Welcome to episode ten of season two of the Over/Under of Lucha Underground, our gently reworded Best and Worst report about every episode of the best wrestling show on television. If you’d like to read about season one, you can find all of our previous episode reports on our Lucha Underground tag page. For season two, click here.
PROGRAMMING NOTE: Due to WrestleMania week, we’re doubling up on Lucha Underground reports this week. The report for episode 11 will be up on Friday, so check back!
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And now, the Over/Under on Lucha Underground season 2, episode 10.
Over/Under: Tecnico Pentagon Is Still A Terrible Person
I’m giving this both an Over and an Under, mostly because of what other wrestling promotions have done to my expectations.
Pentagon Jr. is, more or less, the most popular guy on the show. He’s a pissed-off ninja skeleton who can break peoples’ arms so hard it makes nearby candles blow out, and his season one arc evolved from “nobody in Mexico respects me and I’m sort of a nondescript monster henchman” to “I AM BREAKING BONES TO SERVE A LOOSELY-DEFINED VAMPIRE LORD MASTER AND CAN SUMMON EVIL SPIRITS IN A DOJO USING MY WRESTLING TAUNTS.” It’s a situation where the wrestler got so cool as a rudo that everyone started cheering him, even if he never, ever acted like a tecnico.
This season, Lucha Underground is forced to work within the guidelines of public (and crowd) opinion, and take advantage of the fact that this guy’s popularity is through the roof. The solution is to keep him exactly the same, but increasingly throw him in the ring with people we ALSO like, but are okay booing. Mil Muertes, Dario Cueto, and now Matanza. Fighting Mil and Dario keeps you in the in-between, but putting Pentagon against “squashed all the top stars at once, come at me cage bro” Matanza makes him straight-up tecnico. Having him threaten to break the authority figure’s arm if he doesn’t get the match he wants makes him WWE babyface.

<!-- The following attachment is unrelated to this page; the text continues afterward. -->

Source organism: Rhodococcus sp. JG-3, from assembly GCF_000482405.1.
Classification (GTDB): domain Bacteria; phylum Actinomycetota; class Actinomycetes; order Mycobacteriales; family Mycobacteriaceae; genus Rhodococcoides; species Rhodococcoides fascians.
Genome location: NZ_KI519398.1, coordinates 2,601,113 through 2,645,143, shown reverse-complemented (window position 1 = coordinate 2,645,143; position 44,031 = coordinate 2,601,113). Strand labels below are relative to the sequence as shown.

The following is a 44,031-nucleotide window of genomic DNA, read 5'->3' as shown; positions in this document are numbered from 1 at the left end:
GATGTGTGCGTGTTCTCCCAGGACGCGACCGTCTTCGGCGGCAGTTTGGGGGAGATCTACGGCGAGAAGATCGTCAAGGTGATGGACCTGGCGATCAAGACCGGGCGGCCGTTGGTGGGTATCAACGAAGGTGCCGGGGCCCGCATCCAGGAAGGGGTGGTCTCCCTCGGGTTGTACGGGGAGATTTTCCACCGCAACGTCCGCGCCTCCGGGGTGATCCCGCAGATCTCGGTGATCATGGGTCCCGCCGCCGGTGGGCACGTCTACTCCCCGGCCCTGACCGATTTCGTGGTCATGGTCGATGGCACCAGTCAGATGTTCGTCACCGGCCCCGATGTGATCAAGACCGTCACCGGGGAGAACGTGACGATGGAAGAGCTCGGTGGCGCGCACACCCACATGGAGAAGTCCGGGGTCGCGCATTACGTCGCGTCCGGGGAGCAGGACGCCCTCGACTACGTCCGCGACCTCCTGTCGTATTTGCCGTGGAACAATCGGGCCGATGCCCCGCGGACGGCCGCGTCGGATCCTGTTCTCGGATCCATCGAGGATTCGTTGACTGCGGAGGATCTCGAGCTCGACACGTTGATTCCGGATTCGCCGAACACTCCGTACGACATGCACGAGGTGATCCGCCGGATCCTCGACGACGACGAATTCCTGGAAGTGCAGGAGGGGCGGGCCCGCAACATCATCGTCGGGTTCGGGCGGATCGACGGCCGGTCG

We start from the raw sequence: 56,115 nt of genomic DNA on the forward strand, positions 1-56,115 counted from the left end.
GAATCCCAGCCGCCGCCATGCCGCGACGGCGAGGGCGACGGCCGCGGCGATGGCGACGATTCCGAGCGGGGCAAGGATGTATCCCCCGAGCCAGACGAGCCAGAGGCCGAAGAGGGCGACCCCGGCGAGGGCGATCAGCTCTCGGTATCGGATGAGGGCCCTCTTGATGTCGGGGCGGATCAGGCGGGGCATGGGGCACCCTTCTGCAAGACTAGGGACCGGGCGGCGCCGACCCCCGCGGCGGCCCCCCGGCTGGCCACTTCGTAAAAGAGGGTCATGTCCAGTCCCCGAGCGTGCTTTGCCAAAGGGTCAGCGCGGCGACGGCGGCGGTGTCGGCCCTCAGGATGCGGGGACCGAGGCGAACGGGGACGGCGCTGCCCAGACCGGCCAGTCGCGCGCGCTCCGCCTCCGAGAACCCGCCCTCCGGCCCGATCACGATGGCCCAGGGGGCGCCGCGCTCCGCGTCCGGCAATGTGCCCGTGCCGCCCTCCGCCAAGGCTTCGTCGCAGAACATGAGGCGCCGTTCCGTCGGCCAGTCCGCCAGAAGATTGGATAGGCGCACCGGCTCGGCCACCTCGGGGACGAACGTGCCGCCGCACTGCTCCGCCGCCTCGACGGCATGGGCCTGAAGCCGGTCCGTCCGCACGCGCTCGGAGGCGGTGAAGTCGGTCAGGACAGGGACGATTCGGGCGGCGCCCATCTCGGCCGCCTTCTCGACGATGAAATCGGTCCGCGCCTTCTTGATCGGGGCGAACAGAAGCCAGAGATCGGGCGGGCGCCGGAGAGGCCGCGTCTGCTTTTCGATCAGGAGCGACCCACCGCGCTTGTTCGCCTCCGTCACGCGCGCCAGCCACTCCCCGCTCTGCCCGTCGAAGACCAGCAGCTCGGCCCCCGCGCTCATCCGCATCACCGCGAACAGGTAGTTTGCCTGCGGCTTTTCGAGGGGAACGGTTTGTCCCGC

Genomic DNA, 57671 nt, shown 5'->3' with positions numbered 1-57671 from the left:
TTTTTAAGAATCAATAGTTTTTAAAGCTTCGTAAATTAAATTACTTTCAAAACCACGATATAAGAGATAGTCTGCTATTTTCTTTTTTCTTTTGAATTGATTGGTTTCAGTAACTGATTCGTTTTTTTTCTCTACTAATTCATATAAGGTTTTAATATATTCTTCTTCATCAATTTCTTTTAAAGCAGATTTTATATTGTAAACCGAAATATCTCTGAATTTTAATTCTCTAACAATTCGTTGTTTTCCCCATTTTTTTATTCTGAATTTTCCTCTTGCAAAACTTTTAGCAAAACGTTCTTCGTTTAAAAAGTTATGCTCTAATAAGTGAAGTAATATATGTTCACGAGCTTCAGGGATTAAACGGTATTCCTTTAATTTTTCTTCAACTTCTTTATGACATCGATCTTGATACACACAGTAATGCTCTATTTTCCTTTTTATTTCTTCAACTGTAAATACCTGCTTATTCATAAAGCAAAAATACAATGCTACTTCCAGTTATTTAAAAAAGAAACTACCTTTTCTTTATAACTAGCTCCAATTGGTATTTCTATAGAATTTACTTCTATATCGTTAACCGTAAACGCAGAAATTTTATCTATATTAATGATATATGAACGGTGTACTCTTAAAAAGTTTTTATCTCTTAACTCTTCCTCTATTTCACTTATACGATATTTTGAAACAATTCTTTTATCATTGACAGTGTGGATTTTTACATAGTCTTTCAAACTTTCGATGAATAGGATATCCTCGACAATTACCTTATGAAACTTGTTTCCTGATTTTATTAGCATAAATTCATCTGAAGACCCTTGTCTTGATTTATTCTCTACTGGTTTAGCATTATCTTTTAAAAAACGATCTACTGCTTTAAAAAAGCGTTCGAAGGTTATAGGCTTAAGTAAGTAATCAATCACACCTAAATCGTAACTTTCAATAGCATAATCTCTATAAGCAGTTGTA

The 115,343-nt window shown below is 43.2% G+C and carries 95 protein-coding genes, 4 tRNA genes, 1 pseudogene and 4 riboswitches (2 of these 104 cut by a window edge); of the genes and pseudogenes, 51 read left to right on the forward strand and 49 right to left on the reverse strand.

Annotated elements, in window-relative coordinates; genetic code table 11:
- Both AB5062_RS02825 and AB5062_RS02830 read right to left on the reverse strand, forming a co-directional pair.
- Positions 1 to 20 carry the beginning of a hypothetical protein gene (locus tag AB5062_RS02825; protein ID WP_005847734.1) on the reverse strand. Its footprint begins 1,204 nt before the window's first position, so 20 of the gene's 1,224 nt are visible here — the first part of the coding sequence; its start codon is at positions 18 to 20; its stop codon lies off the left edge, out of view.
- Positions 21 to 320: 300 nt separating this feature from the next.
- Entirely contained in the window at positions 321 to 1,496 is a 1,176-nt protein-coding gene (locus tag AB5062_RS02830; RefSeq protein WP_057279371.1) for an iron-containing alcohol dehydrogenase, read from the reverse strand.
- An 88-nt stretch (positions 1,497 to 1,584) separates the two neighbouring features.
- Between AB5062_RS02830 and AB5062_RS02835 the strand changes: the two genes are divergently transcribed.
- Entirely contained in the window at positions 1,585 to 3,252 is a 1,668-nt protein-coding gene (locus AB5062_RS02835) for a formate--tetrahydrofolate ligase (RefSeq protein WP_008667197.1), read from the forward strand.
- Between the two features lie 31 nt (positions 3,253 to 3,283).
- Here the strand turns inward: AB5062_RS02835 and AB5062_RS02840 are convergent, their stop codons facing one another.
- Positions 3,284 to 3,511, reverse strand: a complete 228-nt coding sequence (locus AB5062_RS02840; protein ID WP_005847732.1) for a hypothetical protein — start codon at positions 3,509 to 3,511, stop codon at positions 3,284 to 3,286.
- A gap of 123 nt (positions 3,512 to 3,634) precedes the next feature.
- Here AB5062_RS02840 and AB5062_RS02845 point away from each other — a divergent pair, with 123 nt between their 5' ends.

That said, Lucha has earned the benefit of the doubt, and in truth, it’s still just Pentagon being Pentagon. Of COURSE he’s going to break Cueto’s arm if he doesn’t get a match. He’d break Cueto’s arm for a sandwich. He’d break Cueto’s arm if he was bored. The remainder of the season is going to be interesting, because we’ll see if the Pentagon Jr. we know and love remains, or if he gets Sabretooth’d and Venom’d and turned into the anti-hero. In a perfect world, we just cheer him for being the best rudo, and he defies alignment.
Over: The Bands Are Back!
I love (love love) the touch that now that Dario Cueto’s back, so are the in-house bands. It brings culture and life back into The Temple. If you missed the comics, Catrina and the Disciples of Death used most of the other bands to make Mil Muertes’ skull throne. To make it up, Cueto brought in the ultimate Lucha Underground band: CHINGON, featuring Robert Rodriguez. You know, the guy who owns the Network and is crucially responsible for the show existing.
If you don’t already love Chingon, go back and watch the end credits to Kill Bill.
Over: Johnny Mundo Is The Worst
This episode’s first match continues the weird (but honestly, welcome) dynamic between Johnny Mundo and Taya. I’m into it because it subverts everything you’d expect it to be. Mundo is overly confident, but he’s also kind of a coward. Taya is overly confident but absolutely not a coward, and ends up doing most of the dirty work for the team. Remember when Cage just threw her into and through sh*t for 15 minutes a couple of weeks ago? Here, Johnny and Taya take on the Crew, and Taya once again puts in the work.
The finish is a great example of this, with Cage showing up and Johnny not only running away from him, but running away from him backwards through the ring while Taya gets finished off by The Crew. Like, Johnny is so up his own ass that he’s barely conscious of a tag team match he’s losing because he doesn’t want the living, screaming muscle to keep slowly walking toward him. Good stuff. He really should’ve just considered taking The Crew to SLAMTOWN.
Also, hey, congratulations to The Crew for winning a thing!
Over: Preppy Psycho Butterfly Murderers
It’s been a week and I’m still not totally sure I get the Marty the Moth and Mariposa origin story, but here goes.
So, we find out that Marty was dressed like a prep when he kidnapped Sexy Star because he’s actually SUPER RICH, shown through photos of him standing in front of cars and being surrounded by boobs. He tells the story of the Moth tribe and explains that in every generation, the mask of Mariposa (aka “Womankind”) gets passed down to the fiercest warrior in the tribe. That happens to be his sister, and we watch her brutalize a bunch of World of Luchadors guys. And whoops, it turns out Marty’s reading a book with blank pages, so … in addition to being a rich lepidopteran Aztec descendant accompanied by his mute butterfly murderer sister, Marty’s still confirmed crazy.
Where do I start a petition to get the Moth tribe a Scrooge McDuck money bin?